Tuesday, February 05, 2013

Finishing up the Hajj.

It has been an exhausting journey, but well worth it.  Now I am listening to someone read the appendices of Richard Burton's account of visiting Mecca and Medina.  There are a few tidbits in here that I thought worth highlighting:

Regarding the end of slavery in Islam, Burton includes some notes regarding British policy in the mid-19th century.

"About a year since writing the above a firman was issued by the Porte suppressing the traffic from Central Africa. Hitherto we have respected slavery in the Red Sea, because the Turk thence drew his supplies; we are now destitute of an excuse. A single steamer would destroy the trade, and if we delay to take active measures, the people of England, who have spent millions in keeping up a West African squadron, will not hold us guiltless of negligence.

NOTE TO SECOND EDITION.—The slave trade has, since these remarks were penned, been suppressed with a high hand; the Arabs of Al-Hijaz resented the measure by disowning the supremacy of the Porte, but they were soon reduced to submission."

This certainly was not included in our school texts.  There is a general rule that no government is entirely good or entirely bad, thus the same government that suppressed the African slave trade started the Opium wars in China.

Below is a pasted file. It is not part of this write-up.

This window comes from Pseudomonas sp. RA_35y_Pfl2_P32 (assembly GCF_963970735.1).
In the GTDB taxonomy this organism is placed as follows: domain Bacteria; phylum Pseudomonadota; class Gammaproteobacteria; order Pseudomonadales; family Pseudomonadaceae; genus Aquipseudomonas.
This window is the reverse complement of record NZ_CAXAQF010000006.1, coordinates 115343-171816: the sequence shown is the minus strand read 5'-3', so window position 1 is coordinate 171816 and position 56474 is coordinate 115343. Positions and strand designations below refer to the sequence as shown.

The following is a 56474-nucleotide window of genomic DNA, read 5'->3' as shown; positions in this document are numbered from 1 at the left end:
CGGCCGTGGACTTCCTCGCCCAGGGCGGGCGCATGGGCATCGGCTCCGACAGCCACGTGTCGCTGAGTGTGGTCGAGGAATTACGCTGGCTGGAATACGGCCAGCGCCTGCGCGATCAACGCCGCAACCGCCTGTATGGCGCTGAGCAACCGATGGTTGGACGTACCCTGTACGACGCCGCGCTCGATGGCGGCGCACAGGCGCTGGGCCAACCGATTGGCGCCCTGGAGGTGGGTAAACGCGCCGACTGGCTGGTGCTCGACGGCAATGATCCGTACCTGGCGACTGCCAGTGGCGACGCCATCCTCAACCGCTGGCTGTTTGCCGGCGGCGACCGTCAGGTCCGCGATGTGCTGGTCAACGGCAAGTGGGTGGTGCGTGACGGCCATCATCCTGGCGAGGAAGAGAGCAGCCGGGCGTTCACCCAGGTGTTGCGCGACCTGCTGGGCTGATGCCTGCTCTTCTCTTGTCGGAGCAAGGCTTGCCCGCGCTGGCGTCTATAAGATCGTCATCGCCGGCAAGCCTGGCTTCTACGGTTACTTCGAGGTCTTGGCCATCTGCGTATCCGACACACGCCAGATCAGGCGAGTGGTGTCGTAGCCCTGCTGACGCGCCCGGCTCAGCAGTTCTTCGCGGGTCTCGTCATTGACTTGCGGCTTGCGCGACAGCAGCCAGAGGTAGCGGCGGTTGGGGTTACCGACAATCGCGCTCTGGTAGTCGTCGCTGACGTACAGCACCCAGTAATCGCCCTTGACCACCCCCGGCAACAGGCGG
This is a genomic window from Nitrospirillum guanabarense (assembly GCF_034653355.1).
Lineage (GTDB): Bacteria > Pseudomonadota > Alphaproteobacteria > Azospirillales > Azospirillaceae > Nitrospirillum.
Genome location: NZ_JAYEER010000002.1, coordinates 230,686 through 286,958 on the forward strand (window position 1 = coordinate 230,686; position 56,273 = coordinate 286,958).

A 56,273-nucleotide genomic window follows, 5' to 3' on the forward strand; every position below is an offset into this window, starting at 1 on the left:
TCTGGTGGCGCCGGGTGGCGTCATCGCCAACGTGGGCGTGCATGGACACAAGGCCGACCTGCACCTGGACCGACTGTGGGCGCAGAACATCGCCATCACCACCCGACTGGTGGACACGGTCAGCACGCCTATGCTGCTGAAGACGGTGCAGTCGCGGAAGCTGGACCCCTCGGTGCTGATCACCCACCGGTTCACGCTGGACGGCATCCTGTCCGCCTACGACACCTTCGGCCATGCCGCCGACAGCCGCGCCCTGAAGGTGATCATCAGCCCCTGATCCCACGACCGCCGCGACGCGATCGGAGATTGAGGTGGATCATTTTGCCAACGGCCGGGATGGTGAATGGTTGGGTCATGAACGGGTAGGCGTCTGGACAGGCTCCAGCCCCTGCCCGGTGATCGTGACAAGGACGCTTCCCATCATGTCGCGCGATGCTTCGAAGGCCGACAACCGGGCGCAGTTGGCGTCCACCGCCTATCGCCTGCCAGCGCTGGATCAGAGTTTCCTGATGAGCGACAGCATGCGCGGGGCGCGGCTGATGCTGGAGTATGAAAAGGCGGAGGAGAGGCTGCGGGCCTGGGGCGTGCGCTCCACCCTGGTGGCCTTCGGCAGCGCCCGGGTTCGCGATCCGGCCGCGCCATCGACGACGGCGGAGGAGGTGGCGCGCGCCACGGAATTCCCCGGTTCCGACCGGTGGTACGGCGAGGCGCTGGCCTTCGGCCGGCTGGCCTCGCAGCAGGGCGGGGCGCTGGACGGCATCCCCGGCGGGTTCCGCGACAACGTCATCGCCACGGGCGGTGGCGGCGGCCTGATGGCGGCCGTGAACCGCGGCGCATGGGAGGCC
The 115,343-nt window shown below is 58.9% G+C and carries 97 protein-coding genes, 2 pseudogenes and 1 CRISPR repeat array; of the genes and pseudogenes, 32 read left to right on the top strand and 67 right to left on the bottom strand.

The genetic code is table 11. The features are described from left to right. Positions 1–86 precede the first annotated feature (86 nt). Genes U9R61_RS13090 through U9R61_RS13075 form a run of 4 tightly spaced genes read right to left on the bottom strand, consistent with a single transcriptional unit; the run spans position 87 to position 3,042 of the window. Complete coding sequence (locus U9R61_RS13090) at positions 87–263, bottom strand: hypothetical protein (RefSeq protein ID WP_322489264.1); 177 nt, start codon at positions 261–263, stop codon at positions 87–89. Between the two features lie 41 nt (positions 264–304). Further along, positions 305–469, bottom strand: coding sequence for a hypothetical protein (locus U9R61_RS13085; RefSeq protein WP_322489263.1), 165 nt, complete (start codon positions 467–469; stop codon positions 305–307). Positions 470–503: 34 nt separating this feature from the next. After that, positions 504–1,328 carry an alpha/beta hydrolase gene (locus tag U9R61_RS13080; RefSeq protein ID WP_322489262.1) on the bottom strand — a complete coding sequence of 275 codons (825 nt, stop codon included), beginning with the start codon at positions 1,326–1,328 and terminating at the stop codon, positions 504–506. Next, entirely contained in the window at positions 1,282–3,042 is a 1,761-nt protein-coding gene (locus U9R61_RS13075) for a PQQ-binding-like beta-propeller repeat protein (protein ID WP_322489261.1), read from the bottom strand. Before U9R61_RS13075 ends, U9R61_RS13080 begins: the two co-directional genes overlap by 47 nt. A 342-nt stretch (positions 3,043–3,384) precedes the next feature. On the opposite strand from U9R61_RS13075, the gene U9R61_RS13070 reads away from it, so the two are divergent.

Another point is that Abraham, Isaac, Ishmael, Hagar and Adam all seem to have spent an inordinate amount of time in Meccah.  I was surprised to learn that the entire Hajj pilgrimage was dedicated to the commemoration of the Islamic belief that Abraham was called to sacrifice Ishmael rather than Isaac ... and that this was done at Meccah.








2 comments:

Rummuser said...

In all such historical studies, I find it extremely difficult to picture the value system that prevailed then which could well have been vastly different to that which prevails now. On the other hand, it is also striking how the present super power has not learnt anything from the then super power's mistakes and failures.

Looney said...

I think you are right on this. Learning the language and appearance and manners may fool people, but this still leaves me wondering how much Burton really understands how they think and what they value.

As for learning lessons, I believe the modern history lesson views historical events as something to be twisted and reinterpreted until it conforms with modernist notions of political correctness.